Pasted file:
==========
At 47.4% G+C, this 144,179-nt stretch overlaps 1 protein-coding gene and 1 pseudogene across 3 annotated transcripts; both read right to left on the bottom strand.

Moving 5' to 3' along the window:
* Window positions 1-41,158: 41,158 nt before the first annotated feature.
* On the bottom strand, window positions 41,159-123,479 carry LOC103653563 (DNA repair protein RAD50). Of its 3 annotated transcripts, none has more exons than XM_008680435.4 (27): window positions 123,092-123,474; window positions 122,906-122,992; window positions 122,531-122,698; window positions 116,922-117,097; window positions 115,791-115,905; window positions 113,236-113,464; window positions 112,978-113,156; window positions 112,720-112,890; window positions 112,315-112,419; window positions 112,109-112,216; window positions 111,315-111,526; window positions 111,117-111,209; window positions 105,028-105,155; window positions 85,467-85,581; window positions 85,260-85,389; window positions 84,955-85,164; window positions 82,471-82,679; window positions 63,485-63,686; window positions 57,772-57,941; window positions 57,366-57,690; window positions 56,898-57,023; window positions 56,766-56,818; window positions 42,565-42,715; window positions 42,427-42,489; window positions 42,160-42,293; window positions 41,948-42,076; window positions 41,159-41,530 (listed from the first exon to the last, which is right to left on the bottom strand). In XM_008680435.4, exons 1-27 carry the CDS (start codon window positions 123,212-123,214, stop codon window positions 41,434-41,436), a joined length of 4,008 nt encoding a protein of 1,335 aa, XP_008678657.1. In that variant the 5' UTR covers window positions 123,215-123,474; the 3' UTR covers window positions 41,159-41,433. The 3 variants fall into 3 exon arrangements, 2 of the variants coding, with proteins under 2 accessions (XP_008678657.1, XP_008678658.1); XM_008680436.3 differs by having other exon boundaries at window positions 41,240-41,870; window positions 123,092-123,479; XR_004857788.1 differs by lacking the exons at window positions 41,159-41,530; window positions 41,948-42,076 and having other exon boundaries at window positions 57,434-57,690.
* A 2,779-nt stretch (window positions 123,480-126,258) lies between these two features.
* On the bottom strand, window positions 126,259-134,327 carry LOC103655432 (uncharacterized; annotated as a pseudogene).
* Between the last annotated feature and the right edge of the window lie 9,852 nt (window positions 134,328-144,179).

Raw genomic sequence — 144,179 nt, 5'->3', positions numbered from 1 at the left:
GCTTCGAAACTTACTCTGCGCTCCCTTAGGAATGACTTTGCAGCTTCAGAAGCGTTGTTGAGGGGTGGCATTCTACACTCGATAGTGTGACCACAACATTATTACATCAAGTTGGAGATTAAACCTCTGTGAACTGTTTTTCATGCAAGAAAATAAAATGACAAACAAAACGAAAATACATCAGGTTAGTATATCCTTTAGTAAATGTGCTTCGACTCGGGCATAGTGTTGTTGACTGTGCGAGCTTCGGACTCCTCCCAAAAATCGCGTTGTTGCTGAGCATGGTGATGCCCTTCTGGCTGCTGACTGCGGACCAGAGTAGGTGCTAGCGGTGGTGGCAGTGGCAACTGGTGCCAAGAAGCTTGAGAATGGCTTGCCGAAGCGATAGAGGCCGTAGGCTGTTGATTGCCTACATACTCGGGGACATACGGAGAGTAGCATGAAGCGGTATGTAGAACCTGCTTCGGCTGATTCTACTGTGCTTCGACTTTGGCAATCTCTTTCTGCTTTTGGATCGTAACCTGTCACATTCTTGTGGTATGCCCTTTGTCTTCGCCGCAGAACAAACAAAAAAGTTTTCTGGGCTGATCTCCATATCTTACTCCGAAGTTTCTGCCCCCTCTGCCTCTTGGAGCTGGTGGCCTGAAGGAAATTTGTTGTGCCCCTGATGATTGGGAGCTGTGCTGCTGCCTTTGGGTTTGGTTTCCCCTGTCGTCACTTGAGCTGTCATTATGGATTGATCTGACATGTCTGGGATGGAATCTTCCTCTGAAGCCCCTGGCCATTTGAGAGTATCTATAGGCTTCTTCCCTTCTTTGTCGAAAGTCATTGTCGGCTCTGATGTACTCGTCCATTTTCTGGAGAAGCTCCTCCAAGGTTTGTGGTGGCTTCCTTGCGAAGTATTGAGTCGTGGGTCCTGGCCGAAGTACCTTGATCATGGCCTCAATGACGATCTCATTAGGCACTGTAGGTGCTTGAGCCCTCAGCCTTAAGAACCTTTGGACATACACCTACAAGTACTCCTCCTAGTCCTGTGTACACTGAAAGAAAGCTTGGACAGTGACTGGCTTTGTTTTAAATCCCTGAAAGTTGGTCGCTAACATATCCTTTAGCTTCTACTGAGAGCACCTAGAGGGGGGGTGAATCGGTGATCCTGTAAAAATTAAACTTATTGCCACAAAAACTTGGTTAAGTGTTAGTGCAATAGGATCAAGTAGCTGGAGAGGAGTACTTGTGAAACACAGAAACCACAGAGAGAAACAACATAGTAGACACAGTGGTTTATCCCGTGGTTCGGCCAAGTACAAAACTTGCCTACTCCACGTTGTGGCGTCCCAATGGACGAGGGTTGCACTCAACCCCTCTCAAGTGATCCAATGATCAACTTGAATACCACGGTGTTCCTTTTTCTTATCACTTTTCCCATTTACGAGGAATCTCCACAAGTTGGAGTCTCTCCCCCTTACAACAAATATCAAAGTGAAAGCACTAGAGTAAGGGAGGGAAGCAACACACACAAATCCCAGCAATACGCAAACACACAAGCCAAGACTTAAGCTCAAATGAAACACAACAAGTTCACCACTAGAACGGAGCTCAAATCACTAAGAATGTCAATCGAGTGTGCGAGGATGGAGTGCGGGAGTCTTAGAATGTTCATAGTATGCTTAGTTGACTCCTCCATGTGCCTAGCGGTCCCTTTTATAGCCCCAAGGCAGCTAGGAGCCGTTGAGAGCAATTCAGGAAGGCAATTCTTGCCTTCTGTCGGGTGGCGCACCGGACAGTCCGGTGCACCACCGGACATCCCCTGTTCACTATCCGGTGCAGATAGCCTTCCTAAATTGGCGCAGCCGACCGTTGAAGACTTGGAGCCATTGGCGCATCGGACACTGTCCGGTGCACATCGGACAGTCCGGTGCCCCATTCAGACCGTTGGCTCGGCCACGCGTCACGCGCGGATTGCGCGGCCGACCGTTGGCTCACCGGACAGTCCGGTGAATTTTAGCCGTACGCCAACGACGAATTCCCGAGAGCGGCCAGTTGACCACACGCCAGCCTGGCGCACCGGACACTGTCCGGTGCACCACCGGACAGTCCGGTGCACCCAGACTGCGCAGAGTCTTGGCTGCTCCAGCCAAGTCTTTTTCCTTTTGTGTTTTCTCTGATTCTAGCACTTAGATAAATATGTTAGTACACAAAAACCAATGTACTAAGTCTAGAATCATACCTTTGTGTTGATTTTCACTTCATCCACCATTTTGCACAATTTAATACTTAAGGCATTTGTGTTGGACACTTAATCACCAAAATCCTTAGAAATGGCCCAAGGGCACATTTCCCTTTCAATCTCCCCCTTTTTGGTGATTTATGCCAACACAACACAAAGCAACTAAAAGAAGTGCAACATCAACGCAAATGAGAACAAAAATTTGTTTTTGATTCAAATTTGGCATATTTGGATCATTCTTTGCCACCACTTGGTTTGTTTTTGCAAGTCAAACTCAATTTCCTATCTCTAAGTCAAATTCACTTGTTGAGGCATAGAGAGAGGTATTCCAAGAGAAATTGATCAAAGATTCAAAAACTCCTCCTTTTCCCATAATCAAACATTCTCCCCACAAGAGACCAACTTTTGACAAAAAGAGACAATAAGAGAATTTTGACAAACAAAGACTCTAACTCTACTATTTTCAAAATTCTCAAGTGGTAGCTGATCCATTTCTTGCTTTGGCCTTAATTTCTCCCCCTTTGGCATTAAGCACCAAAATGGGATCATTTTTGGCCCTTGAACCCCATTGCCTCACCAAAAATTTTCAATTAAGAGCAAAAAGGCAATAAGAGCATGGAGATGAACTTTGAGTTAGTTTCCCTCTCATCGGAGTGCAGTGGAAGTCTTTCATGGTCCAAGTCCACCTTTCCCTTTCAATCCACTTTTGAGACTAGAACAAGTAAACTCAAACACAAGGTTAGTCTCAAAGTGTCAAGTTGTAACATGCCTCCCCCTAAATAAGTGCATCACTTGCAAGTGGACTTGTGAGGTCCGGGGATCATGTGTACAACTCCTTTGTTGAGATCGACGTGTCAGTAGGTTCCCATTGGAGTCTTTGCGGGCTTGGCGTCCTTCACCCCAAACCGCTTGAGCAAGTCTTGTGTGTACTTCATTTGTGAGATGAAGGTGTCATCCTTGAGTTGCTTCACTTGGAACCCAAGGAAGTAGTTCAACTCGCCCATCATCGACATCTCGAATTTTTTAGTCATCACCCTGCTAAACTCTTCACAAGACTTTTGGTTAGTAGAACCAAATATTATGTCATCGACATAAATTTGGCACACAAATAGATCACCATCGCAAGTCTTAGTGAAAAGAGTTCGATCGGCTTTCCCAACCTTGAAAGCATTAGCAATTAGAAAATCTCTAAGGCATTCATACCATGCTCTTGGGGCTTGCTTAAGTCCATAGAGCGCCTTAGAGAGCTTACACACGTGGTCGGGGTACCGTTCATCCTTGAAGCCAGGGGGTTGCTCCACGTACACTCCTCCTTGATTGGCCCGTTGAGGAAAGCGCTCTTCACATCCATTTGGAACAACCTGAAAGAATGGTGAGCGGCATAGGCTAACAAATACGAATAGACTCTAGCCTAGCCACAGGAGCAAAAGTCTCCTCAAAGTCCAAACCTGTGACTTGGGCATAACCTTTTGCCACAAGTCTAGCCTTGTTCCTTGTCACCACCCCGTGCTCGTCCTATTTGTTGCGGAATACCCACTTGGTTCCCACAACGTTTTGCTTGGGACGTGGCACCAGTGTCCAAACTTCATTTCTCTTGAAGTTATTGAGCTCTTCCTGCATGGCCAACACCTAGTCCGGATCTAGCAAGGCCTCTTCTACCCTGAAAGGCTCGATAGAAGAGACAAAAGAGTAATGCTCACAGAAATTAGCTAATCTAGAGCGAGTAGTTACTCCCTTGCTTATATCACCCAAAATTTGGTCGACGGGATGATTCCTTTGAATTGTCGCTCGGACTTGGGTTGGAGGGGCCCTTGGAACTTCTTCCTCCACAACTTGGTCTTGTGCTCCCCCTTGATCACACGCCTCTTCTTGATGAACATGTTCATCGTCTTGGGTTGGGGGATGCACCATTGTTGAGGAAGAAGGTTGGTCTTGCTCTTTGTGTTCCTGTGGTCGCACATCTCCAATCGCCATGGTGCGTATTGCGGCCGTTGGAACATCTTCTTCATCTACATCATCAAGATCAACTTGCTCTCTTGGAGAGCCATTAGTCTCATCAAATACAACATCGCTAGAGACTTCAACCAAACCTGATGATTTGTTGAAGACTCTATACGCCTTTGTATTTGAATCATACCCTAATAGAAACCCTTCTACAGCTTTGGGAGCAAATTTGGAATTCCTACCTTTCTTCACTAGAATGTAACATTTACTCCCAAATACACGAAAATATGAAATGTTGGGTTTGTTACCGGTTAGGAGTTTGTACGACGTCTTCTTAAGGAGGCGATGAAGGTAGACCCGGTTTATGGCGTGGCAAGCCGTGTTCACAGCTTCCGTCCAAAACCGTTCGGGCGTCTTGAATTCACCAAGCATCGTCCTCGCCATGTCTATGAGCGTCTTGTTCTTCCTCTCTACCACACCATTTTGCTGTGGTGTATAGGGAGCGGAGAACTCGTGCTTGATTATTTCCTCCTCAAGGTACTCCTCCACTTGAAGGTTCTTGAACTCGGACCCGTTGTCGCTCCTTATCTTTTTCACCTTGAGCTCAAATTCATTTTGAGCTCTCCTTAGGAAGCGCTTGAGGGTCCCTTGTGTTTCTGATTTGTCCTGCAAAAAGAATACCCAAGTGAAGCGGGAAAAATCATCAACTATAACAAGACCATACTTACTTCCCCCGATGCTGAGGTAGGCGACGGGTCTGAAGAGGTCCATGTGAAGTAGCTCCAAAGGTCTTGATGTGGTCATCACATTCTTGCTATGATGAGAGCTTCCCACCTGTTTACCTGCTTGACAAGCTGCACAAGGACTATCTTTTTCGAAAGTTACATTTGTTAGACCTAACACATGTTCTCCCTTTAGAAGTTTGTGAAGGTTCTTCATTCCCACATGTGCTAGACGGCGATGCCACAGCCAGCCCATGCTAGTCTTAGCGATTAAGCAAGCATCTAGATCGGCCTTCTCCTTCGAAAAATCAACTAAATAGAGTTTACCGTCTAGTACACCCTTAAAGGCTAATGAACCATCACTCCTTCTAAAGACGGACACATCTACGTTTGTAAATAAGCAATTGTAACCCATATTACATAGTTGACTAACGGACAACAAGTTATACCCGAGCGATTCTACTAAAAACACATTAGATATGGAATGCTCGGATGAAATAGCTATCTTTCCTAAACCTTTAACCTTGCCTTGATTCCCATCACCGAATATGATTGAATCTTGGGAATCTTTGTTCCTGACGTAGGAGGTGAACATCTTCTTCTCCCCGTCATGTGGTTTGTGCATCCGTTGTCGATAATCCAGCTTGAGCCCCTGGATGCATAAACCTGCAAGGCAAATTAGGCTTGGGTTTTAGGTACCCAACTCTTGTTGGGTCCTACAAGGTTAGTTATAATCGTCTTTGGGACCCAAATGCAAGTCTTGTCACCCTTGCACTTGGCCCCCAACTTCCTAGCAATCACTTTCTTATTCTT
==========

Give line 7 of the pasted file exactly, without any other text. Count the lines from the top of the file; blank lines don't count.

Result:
* Between the last annotated feature and the right edge of the window lie 9,852 nt (window positions 134,328-144,179).